ETHANOL PLANT owners and corn growers have plenty to smile about with the newly signed Energy Bill. The Renewable Fuels Standard (RFS) included in the bill calls for 4 billion gallons of ethanol to be blended into the nation's fuel supply in 2006.
While manufacturers are currently producing ethanol close to the 2006 rate, they will need to ramp up their efforts over the next six years to meet a nearly doubled annual standard of 7.5 billion gallons by 2012. Additionally, the energy law does not give MTBE (methyl-t-butyl ether) producers the groundwater liability protection that they were seeking, making it more likely that ethanol will become the fuel additive of choice.
Dave Burger, CPA and ethanol expert for Kennedy and Coe, says individual ethanol plants will benefit significantly from a higher threshold for the small producer tax credit. “Before, they only gave a federal tax credit to plants producing 30 million gallons of ethanol or less per year,” he says. “Most of the modern plants were built around the 40-million-gallon model. So in 2004, they couldn't receive a small producer tax credit because they were too large.”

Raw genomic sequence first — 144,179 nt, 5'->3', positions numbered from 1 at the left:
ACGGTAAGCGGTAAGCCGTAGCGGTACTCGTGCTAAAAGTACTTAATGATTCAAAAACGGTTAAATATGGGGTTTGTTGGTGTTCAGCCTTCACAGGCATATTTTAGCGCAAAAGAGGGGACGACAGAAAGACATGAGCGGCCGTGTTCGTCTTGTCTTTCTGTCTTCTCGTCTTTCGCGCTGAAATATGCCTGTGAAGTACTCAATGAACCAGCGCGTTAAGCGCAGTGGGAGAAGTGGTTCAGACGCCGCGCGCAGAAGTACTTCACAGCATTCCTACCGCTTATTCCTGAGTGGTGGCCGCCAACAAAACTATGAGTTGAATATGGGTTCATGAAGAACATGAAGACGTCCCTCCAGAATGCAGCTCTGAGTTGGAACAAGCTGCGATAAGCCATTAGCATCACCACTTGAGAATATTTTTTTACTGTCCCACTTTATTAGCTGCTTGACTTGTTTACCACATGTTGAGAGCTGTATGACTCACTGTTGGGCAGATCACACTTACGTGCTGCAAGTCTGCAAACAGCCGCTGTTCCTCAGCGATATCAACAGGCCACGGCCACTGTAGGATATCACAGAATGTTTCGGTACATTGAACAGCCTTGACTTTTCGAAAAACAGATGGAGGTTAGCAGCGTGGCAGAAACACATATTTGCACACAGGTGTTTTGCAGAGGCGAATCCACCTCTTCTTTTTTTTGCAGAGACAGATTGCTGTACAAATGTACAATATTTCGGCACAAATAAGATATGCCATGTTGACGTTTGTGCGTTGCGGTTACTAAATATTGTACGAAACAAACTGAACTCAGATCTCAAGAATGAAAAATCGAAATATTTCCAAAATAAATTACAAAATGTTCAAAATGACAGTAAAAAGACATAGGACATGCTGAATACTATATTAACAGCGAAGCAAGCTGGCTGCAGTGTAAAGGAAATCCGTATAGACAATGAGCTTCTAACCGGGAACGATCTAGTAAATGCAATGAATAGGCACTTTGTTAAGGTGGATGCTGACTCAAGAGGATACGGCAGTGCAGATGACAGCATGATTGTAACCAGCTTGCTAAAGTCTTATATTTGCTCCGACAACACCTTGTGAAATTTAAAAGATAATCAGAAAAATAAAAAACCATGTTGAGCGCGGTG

The typical 40-million-gallon plant will now qualify for the $1.5-million-dollar federal tax credit per year because the new energy law has been expanded to include producers of up to 60 million gallons.
“In some cases, this may allow small producers to offset all of their federal tax — including the alternative minimum tax — which is very unusual,” Burger says. “It dramatically improves the usefulness of the energy law's expanded federal income tax credit.”